Three performers for six roles: this is the game of the film. A melodrama about two love triangles. In the first, Hagalin is killed by his mistress and her lover. In the second, attorney ... See full summary »
The story picks up at the point where "The Robe (1953)" ends, following the martyrdom of Diana and Marcellus. Christ's robe is conveyed to Peter for safe-keeping, but the emperor Caligula ... See full summary »
Marcellus is a tribune in the time of Christ. He is in charge of the group that is assigned to crucify Jesus. Drunk, he wins Jesus' homespun robe after the crucifixion. He is tormented by ... See full summary »
A former getaway driver from Chicago (George C. Scott) has retired to a peaceful life in a Portuguese fishing village. He is asked to pull off one last job, involving driving a dangerous ... See full summary »
George C. Scott,
Trish Van Devere
Epic account of the thief Barabbas, who was spared crucifixion when Pilate manipulated the crowd into to pardoning him, rather than Jesus. Struggling with his spirituality, Barabbas goes through many ordeals leading him to the gladiatorial arena, where he tries to win his freedom and confront his inner demons, ultimately becoming a follower of the man who was crucified in his place. Written by
Anthony Quinn was appearing on Broadway in "Becket" (as King Henry II) when he was approached to appear in this film. Producer Dino De Laurentiis had to buy up his Broadway contract to secure his release from the play - something Quinn was anxious for him to do, as he greatly disliked his co-star, Laurence Olivier. After Quinn had departed, Olivier continued in the play, but took over Quinn's part instead of continuing in the title role. See more »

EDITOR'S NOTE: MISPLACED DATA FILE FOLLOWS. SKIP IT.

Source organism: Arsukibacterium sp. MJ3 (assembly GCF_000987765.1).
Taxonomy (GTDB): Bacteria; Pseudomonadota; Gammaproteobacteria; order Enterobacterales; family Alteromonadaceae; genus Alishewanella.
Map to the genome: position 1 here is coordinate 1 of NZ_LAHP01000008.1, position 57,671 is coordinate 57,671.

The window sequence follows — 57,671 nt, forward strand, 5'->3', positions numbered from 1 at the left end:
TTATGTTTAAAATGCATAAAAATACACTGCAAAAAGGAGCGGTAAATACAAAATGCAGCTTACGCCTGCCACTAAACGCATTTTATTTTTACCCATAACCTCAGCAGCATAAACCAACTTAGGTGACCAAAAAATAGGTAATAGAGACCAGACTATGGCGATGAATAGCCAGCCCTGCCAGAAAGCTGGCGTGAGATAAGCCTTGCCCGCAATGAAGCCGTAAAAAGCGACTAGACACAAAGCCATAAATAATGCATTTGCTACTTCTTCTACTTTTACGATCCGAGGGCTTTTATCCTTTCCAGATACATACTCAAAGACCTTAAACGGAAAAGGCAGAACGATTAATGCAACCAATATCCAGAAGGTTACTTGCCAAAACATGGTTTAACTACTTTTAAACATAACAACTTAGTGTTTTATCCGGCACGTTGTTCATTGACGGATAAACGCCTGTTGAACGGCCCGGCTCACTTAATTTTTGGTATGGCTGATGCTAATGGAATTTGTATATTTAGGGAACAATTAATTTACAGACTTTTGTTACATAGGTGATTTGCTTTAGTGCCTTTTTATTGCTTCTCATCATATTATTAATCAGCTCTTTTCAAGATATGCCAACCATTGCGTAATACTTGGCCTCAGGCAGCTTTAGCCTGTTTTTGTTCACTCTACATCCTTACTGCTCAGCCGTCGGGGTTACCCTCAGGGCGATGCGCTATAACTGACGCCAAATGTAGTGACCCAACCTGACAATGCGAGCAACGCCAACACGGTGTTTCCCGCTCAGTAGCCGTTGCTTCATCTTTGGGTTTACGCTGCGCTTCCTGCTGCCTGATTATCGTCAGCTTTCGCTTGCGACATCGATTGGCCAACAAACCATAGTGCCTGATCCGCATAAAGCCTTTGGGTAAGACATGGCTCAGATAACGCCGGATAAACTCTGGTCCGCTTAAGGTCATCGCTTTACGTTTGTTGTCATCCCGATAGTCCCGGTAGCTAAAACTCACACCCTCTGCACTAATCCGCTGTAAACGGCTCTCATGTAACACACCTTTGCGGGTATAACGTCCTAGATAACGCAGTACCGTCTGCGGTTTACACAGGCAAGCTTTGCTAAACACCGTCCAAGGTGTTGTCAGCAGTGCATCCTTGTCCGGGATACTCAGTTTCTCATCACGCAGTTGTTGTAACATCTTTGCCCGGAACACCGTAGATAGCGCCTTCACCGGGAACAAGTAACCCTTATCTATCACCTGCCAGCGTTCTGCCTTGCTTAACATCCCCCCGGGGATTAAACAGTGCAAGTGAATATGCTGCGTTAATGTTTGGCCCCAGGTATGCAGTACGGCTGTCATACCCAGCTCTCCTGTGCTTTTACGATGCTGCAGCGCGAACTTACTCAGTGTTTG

The gladiator that Tovald kills from the two-horse chariot remains on his back. The next shot, however, shows him on his chest. See more »
[after being released from jail, Barabbas enters a tavern]
Here's a fine sight. Six weeks and nobody's moved!
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Richard Fleischer was a good jobbing director but there were occasions when he seemed inspired. "The Vikings" is one of the great genre movies and "The Boston Strangler" is one of the best police procedural films ever made. This is very much in the same class and has much to commend it. It's biggest drawback is that the early scenes never quite shake off the enforced piety that engulfed Hollywood movies that centered on Christ. Is it any wonder that Monty Python lampooned such movies in their "Life of Brian"? On the other hand, coming as it does from a novel by Nobel prize-winning author Par Lagerkvist and scripted as it is by Christopher Fry, the film is more intellectually challenging than we have any right to expect, (for example Barabbas has a discussion with Lazarus on what it was like to have died and then to be raised from the dead), while at the same time not skimping on the spectacle, (the gladiatorial scenes are superb).
It begins with the freeing of Barabbas in the place of Jesus, then follows him on his own journey of redemption as he realizes that it was through Christ's death that he came to live. It's a theme, of course, as old as the Bible itself and as religious movies go it's a bit simplistic but it does work on a primitive, intellectually jarring level and it doesn't thrust it's religiosity down our throats. Barabbas' journey of discovery is long, slow and painfully questioning and is consequently quite moving.
No one in the large, international cast gets to rise above being a Biblical or gladiatorial cliché with the exception of Anthony Quinn in the title role. He is excellent and had yet to give way to the bombast of Zorba the Greek. Still, neither Quinn's performance nor the film have ever been given their due. Perhaps a movie about the man who lived so that Christ might die proved unpalatable. Nevertheless, it is certainly worth rediscovering.
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